All Day All Year by Sisley

If creams are so expensive I have no hope of ever buying them, it makes me nervous. Who wants to fal

£179, 50ml

Launched: 2005
Tested: throughout 2007 and 2008
Stockists: 020 7591 6380.


: Sisley will not provide full disclosure of ingredients saying that “All ingredients are listed on product packaging so it’s (sic) easily obtainable by customers.”

This day cream is aimed at those over the age of 25. The premise is that it provides protection (SPF 8) from UVA and UVB, but not 100% (in fact, 90%). The idea being that 100% protection eventually leaves the skin unable to defend itself. This protection also lasts for eight hours, hence the All Day part of the name. The All Year bit refers to the fact that even in winter our skin needs protecting from sun, wind, pollution.

When I was handed this cream to test, I knew it was expensive (at the time I think it was ‘only’ £150) so I hesitated. If creams are so expensive I have no hope of ever buying them, it makes me nervous. Who wants to fall in love with the unattainable? Unfortunately, this cream is excellent. To really know if it works of course, one would have to do a more scientific test: one half of the face wears it the other doesn’t. What I can tell you is that it made a significant different to the texture and condition of my skin almost immediately, and in secondary testing (on a separate person) the results were visible. I love the fact that you don’t have to worry about sunscreen, you just put this on of a morning but sadly the cost is such that it’s out of the reach of most people, me included. However: highly recommended.

Annalisa Barbieri was in fashion PR for five years before going to the Observer to be fashion assistant. She has worked for the Evening Standard and the Times and was one of the fashion editors on the Independent on Sunday for five years, where she wrote the Dear Annie column. She was fishing correspondent of the Independent from 1997-2004.
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For the first time in my life I have a sworn enemy – and I don’t even know her name

The cyclist, though, was enraged. “THAT’S CLEVER, ISN’T IT?” she yelled. “WALKING IN THE ROAD!”

Last month, I made an enemy. I do not say this lightly, and I certainly don’t say it with pride, as a more aggressive male might. Throughout my life I have avoided confrontation with a scrupulousness that an unkind observer would call out-and-out cowardice. A waiter could bring the wrong order, cold and crawling with maggots, and in response to “How is everything?” I’d still manage a grin and a “lovely, thanks”.

On the Underground, I’m so wary of being a bad citizen that I often give up my seat to people who aren’t pregnant, aren’t significantly older than me, and in some cases are far better equipped to stand than I am. If there’s one thing I am not, it’s any sort of provocateur. And yet now this: a feud.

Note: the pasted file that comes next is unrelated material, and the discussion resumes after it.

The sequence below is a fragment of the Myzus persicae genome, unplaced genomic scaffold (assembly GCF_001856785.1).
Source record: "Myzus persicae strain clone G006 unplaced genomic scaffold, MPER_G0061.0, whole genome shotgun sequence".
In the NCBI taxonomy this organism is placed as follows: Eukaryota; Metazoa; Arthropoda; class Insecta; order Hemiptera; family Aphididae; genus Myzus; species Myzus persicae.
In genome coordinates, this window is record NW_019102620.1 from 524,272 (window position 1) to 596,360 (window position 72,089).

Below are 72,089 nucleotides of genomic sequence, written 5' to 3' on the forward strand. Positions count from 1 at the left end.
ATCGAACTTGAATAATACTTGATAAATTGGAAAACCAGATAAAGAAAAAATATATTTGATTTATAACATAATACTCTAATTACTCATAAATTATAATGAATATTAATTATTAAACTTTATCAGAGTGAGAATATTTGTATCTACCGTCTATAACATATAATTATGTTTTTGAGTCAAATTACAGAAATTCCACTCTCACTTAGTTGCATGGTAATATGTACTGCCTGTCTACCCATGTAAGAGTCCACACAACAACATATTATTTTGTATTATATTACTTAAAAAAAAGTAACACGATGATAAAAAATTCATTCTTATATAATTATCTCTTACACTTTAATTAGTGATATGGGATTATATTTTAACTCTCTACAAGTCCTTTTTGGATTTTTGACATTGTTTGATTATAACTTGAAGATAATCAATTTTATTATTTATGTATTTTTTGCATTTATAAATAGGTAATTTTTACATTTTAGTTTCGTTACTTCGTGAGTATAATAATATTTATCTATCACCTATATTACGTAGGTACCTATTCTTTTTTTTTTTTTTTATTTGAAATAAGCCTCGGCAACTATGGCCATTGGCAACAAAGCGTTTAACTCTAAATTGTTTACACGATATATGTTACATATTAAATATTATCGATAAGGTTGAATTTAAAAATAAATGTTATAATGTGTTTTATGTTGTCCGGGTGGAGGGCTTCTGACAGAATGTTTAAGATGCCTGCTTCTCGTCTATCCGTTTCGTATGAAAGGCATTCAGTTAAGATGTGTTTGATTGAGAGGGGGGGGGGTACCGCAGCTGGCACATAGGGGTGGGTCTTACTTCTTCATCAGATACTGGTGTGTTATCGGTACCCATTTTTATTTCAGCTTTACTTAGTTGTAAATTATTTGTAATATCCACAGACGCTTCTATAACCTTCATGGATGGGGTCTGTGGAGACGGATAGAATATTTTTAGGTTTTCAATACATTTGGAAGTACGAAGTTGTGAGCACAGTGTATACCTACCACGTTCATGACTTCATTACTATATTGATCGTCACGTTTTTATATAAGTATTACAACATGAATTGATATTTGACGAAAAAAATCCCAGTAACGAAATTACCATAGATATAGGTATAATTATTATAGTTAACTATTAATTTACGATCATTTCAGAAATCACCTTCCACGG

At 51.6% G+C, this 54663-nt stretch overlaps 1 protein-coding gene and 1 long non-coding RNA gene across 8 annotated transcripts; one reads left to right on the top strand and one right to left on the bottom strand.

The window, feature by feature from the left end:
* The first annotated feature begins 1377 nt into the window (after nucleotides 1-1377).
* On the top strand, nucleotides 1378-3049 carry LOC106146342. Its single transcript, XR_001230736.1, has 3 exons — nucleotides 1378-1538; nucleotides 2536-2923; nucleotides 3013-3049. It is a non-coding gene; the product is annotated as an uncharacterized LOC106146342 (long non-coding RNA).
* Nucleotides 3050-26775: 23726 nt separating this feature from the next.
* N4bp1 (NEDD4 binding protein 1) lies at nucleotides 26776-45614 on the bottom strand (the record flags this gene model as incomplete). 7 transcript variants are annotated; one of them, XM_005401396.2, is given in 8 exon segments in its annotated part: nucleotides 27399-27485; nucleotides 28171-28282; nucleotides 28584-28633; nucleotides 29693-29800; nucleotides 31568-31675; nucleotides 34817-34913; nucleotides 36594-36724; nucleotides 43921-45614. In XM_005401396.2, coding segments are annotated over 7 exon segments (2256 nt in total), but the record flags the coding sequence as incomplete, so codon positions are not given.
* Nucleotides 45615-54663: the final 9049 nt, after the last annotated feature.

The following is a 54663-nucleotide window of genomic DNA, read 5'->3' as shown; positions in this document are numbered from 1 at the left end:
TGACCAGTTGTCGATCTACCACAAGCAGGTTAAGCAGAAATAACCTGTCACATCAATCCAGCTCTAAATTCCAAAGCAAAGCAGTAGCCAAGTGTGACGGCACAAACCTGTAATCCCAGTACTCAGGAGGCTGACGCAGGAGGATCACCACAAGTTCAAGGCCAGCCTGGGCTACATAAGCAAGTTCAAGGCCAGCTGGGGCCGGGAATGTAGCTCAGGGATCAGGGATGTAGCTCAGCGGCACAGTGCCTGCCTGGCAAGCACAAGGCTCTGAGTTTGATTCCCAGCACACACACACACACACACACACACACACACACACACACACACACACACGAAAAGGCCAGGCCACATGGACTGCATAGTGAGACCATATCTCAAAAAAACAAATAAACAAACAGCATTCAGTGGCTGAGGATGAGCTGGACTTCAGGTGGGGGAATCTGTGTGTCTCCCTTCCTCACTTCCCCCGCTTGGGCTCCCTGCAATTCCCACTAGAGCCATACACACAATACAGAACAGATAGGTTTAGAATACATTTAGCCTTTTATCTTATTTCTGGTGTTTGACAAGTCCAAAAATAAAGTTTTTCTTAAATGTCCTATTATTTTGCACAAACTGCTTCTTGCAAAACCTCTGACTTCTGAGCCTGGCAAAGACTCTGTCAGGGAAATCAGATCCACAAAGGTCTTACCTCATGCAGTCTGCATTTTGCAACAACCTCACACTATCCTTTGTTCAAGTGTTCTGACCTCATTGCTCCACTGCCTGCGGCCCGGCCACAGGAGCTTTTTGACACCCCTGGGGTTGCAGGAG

And I don’t even know my enemy’s name.

She was on a bike when I accidentally entered her life. I was pushing a buggy and I wandered – rashly, in her view – into her path. There’s little doubt that I was to blame: walking on the road while in charge of a minor is not something encouraged by the Highway Code. In my defence, it was a quiet, suburban street; the cyclist was the only vehicle of any kind; and I was half a street’s length away from physically colliding with her. It was the misjudgment of a sleep-deprived parent rather than an act of malice.

The cyclist, though, was enraged. “THAT’S CLEVER, ISN’T IT?” she yelled. “WALKING IN THE ROAD!”

I was stung by what someone on The Apprentice might refer to as her negative feedback, and walked on with a redoubled sense of the parental inadequacy that is my default state even at the best of times.

A sad little incident, but a one-off, you would think. Only a week later, though, I was walking in a different part of town, this time without the toddler and engrossed in my phone. Again, I accept my culpability in crossing the road without paying due attention; again, I have to point out that it was only a “close shave” in the sense that meteorites are sometimes reported to have “narrowly missed crashing into the Earth” by 50,000 miles. It might have merited, at worst, a reproving ting of the bell. Instead came a familiar voice. “IT’S YOU AGAIN!” she yelled, wrathfully.

This time the shock brought a retort out of me, probably the harshest thing I have ever shouted at a stranger: “WHY ARE YOU SO UNPLEASANT?”

None of this is X-rated stuff, but it adds up to what I can only call a vendetta – something I never expected to pick up on the way to Waitrose. So I am writing this, as much as anything, in the spirit of rapprochement. I really believe that our third meeting, whenever it comes, can be a much happier affair. People can change. Who knows: maybe I’ll even be walking on the pavement

Mark Watson is a stand-up comedian and novelist. His most recent book, Crap at the Environment, follows his own efforts to halve his carbon footprint over one year.

This article first appeared in the 20 October 2016 issue of the New Statesman, Brothers in blood